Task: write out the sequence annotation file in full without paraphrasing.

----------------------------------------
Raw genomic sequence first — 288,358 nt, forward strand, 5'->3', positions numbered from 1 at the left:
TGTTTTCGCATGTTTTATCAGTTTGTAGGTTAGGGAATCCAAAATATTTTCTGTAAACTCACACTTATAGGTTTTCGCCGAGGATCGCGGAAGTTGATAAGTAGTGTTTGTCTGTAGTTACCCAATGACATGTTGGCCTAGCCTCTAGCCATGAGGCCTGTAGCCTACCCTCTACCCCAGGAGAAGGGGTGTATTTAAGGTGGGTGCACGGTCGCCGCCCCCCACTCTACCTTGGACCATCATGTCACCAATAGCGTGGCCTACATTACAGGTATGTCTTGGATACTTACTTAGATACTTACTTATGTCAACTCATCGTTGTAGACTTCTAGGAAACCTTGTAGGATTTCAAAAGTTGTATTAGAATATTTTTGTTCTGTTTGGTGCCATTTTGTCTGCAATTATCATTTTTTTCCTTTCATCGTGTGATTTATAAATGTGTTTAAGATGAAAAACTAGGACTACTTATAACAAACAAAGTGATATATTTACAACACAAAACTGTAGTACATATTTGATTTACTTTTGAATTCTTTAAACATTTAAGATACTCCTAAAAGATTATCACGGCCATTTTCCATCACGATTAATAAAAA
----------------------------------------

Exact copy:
Raw genomic sequence first — 288,358 nt, forward strand, 5'->3', positions numbered from 1 at the left:
TGTTTTCGCATGTTTTATCAGTTTGTAGGTTAGGGAATCCAAAATATTTTCTGTAAACTCACACTTATAGGTTTTCGCCGAGGATCGCGGAAGTTGATAAGTAGTGTTTGTCTGTAGTTACCCAATGACATGTTGGCCTAGCCTCTAGCCATGAGGCCTGTAGCCTACCCTCTACCCCAGGAGAAGGGGTGTATTTAAGGTGGGTGCACGGTCGCCGCCCCCCACTCTACCTTGGACCATCATGTCACCAATAGCGTGGCCTACATTACAGGTATGTCTTGGATACTTACTTAGATACTTACTTATGTCAACTCATCGTTGTAGACTTCTAGGAAACCTTGTAGGATTTCAAAAGTTGTATTAGAATATTTTTGTTCTGTTTGGTGCCATTTTGTCTGCAATTATCATTTTTTTCCTTTCATCGTGTGATTTATAAATGTGTTTAAGATGAAAAACTAGGACTACTTATAACAAACAAAGTGATATATTTACAACACAAAACTGTAGTACATATTTGATTTACTTTTGAATTCTTTAAACATTTAAGATACTCCTAAAAGATTATCACGGCCATTTTCCATCACGATTAATAAAAA